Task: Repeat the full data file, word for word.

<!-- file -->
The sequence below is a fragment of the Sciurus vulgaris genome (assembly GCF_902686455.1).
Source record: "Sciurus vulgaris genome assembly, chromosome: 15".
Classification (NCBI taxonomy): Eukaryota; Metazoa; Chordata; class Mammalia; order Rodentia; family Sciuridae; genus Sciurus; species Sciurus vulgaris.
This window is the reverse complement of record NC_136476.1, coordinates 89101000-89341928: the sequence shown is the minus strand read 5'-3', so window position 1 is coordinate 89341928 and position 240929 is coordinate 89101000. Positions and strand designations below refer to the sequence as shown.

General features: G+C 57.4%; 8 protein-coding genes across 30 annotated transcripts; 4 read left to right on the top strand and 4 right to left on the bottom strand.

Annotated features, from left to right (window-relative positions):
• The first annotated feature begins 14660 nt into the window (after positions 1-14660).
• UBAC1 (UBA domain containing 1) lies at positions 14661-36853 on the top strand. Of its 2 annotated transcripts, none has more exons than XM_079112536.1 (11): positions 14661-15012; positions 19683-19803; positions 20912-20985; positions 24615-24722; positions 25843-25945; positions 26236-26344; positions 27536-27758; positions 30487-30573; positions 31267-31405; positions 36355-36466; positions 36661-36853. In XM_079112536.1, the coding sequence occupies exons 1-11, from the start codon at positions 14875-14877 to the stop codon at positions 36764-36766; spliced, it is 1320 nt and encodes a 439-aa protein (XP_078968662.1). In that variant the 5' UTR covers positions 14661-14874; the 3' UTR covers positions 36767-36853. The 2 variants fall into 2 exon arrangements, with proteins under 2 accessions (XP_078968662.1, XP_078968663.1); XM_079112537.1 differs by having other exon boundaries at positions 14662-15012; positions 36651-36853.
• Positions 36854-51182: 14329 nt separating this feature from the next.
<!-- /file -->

The sequence below is a fragment of the Sciurus vulgaris genome (assembly GCF_902686455.1).
Source record: "Sciurus vulgaris genome assembly, chromosome: 15".
Classification (NCBI taxonomy): Eukaryota; Metazoa; Chordata; class Mammalia; order Rodentia; family Sciuridae; genus Sciurus; species Sciurus vulgaris.
This window is the reverse complement of record NC_136476.1, coordinates 89101000-89341928: the sequence shown is the minus strand read 5'-3', so window position 1 is coordinate 89341928 and position 240929 is coordinate 89101000. Positions and strand designations below refer to the sequence as shown.

General features: G+C 57.4%; 8 protein-coding genes across 30 annotated transcripts; 4 read left to right on the top strand and 4 right to left on the bottom strand.

Annotated features, from left to right (window-relative positions):
• The first annotated feature begins 14660 nt into the window (after positions 1-14660).
• UBAC1 (UBA domain containing 1) lies at positions 14661-36853 on the top strand. Of its 2 annotated transcripts, none has more exons than XM_079112536.1 (11): positions 14661-15012; positions 19683-19803; positions 20912-20985; positions 24615-24722; positions 25843-25945; positions 26236-26344; positions 27536-27758; positions 30487-30573; positions 31267-31405; positions 36355-36466; positions 36661-36853. In XM_079112536.1, the coding sequence occupies exons 1-11, from the start codon at positions 14875-14877 to the stop codon at positions 36764-36766; spliced, it is 1320 nt and encodes a 439-aa protein (XP_078968662.1). In that variant the 5' UTR covers positions 14661-14874; the 3' UTR covers positions 36767-36853. The 2 variants fall into 2 exon arrangements, with proteins under 2 accessions (XP_078968662.1, XP_078968663.1); XM_079112537.1 differs by having other exon boundaries at positions 14662-15012; positions 36651-36853.
• Positions 36854-51182: 14329 nt separating this feature from the next.